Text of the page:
having a hard time comparing two different types

Hello, I am to search through the gamers vector to find if the names match, say which index it is at and then insert but they are both different types and both private so i am having quite an issue. I am not to use custom loops(for,if,ect) and have to compare both but I am having a really hard time.

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class Tournament
{
private:
vector<Games>Gamers;
int FindGamers(const std::string& name);
:
int FindGamers(const std::string& name)
{
don't know how to search through different types but know i have to 
insert to put it back into vector.
} 
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I don't think there's really enough information to help you.

If you're defining FindGamers outside of the class definition itself, it needs to be written like
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int Tournament::FindGamers(const std::string& name)
{
    // ...
}


class member functions can access private member variables (e.g. Gamers).

_________________________

Are you saying that you aren't allowed to use basic loops and if statements? That makes no sense, are you sure you've read the directions correctly?

_________________________

Here's a perhaps slightly over-engineered example:
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#include <iostream>
#include <string>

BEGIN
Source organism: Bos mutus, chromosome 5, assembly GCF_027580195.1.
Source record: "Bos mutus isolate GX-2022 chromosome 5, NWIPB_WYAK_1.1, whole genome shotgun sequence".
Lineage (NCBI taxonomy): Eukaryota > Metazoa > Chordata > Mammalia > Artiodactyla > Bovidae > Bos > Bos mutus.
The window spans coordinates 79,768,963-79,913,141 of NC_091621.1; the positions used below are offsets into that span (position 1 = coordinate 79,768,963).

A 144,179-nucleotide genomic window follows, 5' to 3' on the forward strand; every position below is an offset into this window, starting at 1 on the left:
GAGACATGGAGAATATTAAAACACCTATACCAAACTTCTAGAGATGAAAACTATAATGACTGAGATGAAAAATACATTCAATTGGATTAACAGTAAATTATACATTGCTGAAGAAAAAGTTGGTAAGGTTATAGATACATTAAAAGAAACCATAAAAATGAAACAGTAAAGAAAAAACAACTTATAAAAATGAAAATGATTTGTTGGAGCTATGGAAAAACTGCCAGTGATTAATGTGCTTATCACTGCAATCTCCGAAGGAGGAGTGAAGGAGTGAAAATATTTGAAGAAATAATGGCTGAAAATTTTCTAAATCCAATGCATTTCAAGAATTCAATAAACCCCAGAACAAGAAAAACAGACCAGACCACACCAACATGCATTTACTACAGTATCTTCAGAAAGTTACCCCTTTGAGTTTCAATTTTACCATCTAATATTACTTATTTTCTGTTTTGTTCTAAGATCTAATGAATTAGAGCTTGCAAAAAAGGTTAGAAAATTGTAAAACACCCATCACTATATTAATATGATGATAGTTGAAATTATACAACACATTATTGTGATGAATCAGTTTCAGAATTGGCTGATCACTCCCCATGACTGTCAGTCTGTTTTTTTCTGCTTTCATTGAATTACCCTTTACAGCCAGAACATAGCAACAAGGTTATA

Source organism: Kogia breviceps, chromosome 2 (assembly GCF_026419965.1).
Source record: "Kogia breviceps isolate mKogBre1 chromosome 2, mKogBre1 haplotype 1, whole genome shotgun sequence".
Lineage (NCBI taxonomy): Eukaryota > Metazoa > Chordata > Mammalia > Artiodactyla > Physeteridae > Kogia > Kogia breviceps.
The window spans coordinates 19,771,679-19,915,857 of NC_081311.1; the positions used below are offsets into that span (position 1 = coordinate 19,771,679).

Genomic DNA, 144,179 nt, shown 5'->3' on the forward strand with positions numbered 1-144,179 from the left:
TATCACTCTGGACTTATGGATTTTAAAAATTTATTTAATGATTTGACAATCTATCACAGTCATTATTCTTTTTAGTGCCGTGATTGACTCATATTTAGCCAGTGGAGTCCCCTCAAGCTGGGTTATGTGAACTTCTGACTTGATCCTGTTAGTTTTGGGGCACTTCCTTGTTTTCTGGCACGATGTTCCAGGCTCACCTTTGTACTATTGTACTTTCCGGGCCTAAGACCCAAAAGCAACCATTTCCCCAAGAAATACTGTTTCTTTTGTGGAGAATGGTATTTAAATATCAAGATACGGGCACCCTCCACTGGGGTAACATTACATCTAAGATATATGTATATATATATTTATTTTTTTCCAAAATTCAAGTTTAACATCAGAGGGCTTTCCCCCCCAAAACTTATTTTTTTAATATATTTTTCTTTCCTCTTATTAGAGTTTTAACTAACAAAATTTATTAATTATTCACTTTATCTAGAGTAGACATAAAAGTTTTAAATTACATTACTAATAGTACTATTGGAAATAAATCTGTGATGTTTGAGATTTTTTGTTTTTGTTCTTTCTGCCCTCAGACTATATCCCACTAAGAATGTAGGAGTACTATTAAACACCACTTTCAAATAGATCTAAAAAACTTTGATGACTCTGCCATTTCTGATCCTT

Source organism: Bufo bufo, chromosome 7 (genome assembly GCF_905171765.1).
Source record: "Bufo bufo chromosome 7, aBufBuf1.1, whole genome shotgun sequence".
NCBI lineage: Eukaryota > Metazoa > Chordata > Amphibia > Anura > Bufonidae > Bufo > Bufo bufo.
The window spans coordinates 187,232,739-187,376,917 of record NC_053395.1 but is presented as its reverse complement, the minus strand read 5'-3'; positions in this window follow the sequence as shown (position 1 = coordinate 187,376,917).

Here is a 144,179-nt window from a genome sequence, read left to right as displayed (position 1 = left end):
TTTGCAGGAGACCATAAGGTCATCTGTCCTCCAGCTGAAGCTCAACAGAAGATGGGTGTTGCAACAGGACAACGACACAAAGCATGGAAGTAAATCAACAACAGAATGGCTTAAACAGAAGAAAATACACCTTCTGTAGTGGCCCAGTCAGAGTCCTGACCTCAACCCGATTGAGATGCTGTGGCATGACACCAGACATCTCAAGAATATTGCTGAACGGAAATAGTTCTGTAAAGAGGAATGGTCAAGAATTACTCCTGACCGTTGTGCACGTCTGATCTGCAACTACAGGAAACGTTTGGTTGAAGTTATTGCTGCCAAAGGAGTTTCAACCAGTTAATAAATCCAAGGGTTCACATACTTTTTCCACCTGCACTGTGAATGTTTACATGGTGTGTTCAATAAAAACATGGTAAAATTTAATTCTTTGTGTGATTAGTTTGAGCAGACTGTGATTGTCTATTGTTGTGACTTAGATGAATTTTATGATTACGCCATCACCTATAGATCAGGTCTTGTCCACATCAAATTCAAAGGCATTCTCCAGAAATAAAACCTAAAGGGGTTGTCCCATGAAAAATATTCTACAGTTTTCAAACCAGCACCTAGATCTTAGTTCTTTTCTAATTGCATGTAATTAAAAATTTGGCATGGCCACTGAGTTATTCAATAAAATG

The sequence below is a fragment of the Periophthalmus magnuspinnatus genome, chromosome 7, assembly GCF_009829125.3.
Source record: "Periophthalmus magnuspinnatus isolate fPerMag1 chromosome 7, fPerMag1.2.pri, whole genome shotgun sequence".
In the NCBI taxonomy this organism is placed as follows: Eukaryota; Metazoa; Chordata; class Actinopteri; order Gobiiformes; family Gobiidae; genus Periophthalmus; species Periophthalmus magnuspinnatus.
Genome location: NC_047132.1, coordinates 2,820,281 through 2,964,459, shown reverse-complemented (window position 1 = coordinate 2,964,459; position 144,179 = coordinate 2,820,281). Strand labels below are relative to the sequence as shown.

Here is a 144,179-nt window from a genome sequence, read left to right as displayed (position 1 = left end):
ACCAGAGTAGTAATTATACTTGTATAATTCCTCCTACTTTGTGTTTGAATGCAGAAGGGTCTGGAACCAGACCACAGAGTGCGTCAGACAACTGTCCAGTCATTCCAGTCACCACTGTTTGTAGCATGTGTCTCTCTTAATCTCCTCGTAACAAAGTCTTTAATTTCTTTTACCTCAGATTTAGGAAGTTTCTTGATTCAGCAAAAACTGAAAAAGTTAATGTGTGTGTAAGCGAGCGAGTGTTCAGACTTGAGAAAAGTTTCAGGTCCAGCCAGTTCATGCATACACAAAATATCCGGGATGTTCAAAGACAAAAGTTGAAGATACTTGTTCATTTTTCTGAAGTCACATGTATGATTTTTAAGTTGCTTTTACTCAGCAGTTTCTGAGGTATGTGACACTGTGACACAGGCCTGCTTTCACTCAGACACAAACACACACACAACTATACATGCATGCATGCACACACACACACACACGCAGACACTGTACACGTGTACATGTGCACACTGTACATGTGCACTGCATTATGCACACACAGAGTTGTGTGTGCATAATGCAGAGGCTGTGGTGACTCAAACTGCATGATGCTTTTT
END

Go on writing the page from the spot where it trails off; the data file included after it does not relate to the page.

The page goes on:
#include <vector>
#include <iterator>
#include <algorithm>

class Gamer {
  public:
    std::string name;
};

/// Used by std::find to find a gamer based on their name
bool operator==(const Gamer& gamer, const std::string& name)
{
    return gamer.name == name;   
}

class Tournament
{
  public:
    Tournament(const std::vector<Gamer>& gamers)
    : gamers(gamers)
    { }

    int FindGamer(const std::string& name);
    
  private:
    std::vector<Gamer> gamers;
};

// Returns index of name if found,
// -1 otherwise
int Tournament::FindGamer(const std::string& name)
{  
    auto iter = std::find(gamers.begin(), gamers.end(), name);
    if (iter != gamers.end())
    {
        return std::distance(gamers.begin(), iter);
    }
    return -1; // -1 meaning "not found"
} 

int main()
{
    Tournament tourn( { {"Alice"}, {"Bob"}, {"Charlie"}, {"Eve"} } );
    
    int index = tourn.FindGamer("Charlie");
    if (index != -1)
    {
        std::cout << "Charlie found!\n";